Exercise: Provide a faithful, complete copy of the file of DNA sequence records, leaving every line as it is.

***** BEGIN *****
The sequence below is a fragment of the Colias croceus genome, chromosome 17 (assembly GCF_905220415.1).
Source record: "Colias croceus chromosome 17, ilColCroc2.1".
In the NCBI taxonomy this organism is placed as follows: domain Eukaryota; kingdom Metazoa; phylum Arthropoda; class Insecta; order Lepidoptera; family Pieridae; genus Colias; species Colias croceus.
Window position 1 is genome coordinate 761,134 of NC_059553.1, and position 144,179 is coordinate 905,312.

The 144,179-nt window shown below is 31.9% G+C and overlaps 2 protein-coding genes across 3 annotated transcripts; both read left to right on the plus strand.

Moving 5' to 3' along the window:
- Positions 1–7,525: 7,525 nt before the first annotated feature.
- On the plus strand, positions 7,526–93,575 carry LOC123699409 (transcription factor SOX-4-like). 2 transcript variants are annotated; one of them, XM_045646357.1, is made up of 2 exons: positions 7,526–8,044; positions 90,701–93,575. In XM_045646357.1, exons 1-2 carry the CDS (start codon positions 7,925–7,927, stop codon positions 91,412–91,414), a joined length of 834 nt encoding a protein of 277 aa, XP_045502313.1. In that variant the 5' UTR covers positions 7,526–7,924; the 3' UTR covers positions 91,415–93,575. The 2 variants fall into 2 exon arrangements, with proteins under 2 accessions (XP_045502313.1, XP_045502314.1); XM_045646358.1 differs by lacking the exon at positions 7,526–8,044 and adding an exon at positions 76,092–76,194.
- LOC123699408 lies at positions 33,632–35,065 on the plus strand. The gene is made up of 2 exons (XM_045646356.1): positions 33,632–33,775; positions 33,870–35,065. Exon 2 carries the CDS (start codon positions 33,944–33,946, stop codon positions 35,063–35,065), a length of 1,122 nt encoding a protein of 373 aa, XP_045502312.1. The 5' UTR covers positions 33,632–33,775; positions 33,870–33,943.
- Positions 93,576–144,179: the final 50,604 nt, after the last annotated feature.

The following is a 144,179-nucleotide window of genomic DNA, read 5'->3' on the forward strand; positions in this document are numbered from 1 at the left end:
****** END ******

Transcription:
The sequence below is a fragment of the Colias croceus genome, chromosome 17 (assembly GCF_905220415.1).
Source record: "Colias croceus chromosome 17, ilColCroc2.1".
In the NCBI taxonomy this organism is placed as follows: domain Eukaryota; kingdom Metazoa; phylum Arthropoda; class Insecta; order Lepidoptera; family Pieridae; genus Colias; species Colias croceus.
Window position 1 is genome coordinate 761,134 of NC_059553.1, and position 144,179 is coordinate 905,312.

The 144,179-nt window shown below is 31.9% G+C and overlaps 2 protein-coding genes across 3 annotated transcripts; both read left to right on the plus strand.

Moving 5' to 3' along the window:
- Positions 1–7,525: 7,525 nt before the first annotated feature.
- On the plus strand, positions 7,526–93,575 carry LOC123699409 (transcription factor SOX-4-like). 2 transcript variants are annotated; one of them, XM_045646357.1, is made up of 2 exons: positions 7,526–8,044; positions 90,701–93,575. In XM_045646357.1, exons 1-2 carry the CDS (start codon positions 7,925–7,927, stop codon positions 91,412–91,414), a joined length of 834 nt encoding a protein of 277 aa, XP_045502313.1. In that variant the 5' UTR covers positions 7,526–7,924; the 3' UTR covers positions 91,415–93,575. The 2 variants fall into 2 exon arrangements, with proteins under 2 accessions (XP_045502313.1, XP_045502314.1); XM_045646358.1 differs by lacking the exon at positions 7,526–8,044 and adding an exon at positions 76,092–76,194.
- LOC123699408 lies at positions 33,632–35,065 on the plus strand. The gene is made up of 2 exons (XM_045646356.1): positions 33,632–33,775; positions 33,870–35,065. Exon 2 carries the CDS (start codon positions 33,944–33,946, stop codon positions 35,063–35,065), a length of 1,122 nt encoding a protein of 373 aa, XP_045502312.1. The 5' UTR covers positions 33,632–33,775; positions 33,870–33,943.
- Positions 93,576–144,179: the final 50,604 nt, after the last annotated feature.

The following is a 144,179-nucleotide window of genomic DNA, read 5'->3' on the forward strand; positions in this document are numbered from 1 at the left end: